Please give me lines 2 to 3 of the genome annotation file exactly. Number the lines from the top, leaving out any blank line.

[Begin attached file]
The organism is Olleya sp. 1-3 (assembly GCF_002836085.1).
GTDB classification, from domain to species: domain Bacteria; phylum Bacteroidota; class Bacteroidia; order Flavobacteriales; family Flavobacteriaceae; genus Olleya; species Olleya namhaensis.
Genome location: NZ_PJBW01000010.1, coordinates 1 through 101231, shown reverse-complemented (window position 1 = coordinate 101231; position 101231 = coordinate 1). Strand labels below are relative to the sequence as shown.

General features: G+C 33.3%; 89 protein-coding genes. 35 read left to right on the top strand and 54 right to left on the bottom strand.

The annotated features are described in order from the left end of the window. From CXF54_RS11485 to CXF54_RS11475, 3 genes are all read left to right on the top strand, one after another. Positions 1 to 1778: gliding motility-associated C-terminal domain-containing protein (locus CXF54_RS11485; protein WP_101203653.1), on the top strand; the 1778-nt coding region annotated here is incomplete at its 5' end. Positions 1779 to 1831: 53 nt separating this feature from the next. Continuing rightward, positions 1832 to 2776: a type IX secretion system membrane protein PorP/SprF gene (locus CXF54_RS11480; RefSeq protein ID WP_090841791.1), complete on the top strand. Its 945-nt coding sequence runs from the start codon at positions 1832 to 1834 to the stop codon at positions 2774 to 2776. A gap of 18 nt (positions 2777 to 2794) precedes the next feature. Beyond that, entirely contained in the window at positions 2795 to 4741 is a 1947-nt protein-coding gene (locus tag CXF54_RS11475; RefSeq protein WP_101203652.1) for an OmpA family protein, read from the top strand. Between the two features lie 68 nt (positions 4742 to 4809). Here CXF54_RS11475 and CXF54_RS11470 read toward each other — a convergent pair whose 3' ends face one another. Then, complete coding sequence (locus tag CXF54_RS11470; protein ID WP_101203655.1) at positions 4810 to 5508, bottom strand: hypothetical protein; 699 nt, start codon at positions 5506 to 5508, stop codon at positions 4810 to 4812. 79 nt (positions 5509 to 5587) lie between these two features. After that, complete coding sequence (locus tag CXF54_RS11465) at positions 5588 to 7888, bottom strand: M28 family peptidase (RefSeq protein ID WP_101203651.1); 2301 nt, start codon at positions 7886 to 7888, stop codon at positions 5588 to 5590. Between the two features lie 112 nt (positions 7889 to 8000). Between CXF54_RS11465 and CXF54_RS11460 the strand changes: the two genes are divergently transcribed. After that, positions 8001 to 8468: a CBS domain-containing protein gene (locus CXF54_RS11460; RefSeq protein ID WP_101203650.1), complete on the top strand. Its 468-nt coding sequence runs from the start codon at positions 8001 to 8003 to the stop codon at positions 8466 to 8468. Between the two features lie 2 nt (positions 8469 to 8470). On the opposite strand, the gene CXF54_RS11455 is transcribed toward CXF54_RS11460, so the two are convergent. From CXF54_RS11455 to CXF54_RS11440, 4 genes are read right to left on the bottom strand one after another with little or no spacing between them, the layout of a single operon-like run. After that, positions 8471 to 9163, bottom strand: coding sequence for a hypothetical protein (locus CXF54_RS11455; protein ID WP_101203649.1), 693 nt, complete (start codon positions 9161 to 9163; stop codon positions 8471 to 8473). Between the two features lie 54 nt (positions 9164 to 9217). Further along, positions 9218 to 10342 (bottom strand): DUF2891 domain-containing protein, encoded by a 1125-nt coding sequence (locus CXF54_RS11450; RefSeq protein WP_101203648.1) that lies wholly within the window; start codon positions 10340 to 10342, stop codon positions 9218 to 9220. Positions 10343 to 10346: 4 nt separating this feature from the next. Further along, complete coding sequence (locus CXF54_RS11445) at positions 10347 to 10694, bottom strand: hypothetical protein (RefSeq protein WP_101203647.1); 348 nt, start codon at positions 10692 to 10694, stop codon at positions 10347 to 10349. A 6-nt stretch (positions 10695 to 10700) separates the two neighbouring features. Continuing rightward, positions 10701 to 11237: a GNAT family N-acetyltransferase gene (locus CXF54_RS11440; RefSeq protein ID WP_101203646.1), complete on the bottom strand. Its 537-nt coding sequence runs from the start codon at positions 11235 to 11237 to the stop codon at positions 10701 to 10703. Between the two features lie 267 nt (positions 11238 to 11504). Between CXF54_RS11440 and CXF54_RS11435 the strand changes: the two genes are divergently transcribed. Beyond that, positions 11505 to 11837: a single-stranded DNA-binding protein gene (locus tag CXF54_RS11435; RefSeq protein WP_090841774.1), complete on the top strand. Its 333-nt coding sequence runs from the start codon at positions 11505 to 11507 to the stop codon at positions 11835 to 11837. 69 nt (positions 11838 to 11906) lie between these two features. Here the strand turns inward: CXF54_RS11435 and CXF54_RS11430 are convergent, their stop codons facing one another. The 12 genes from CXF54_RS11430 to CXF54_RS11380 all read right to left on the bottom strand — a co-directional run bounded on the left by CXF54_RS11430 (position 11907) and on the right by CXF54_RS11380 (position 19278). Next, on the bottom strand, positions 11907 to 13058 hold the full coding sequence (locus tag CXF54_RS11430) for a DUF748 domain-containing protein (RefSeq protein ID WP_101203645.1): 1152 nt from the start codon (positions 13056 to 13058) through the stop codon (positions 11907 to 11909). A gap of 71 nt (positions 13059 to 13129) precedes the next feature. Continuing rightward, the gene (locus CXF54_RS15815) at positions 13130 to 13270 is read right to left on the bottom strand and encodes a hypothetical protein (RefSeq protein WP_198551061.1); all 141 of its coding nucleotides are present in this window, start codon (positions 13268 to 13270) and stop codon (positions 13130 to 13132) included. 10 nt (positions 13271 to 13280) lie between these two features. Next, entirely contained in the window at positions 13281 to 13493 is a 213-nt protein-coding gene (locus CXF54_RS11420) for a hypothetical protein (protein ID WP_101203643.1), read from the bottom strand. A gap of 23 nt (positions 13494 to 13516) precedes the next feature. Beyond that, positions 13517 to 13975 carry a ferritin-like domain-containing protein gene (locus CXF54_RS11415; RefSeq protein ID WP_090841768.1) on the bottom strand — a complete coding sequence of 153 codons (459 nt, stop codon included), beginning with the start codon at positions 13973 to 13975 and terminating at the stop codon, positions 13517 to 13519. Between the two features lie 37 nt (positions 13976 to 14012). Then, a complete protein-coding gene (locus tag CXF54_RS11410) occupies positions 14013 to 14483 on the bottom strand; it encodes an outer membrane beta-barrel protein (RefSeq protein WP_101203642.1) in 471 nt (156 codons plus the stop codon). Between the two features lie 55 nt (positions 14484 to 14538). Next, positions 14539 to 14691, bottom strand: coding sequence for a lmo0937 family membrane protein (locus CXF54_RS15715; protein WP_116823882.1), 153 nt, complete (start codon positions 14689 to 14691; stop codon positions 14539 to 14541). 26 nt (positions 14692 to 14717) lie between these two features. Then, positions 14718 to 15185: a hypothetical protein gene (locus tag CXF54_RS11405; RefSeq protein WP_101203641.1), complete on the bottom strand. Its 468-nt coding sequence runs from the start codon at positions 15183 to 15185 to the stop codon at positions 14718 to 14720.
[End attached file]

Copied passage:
GTDB classification, from domain to species: domain Bacteria; phylum Bacteroidota; class Bacteroidia; order Flavobacteriales; family Flavobacteriaceae; genus Olleya; species Olleya namhaensis.
Genome location: NZ_PJBW01000010.1, coordinates 1 through 101231, shown reverse-complemented (window position 1 = coordinate 101231; position 101231 = coordinate 1). Strand labels below are relative to the sequence as shown.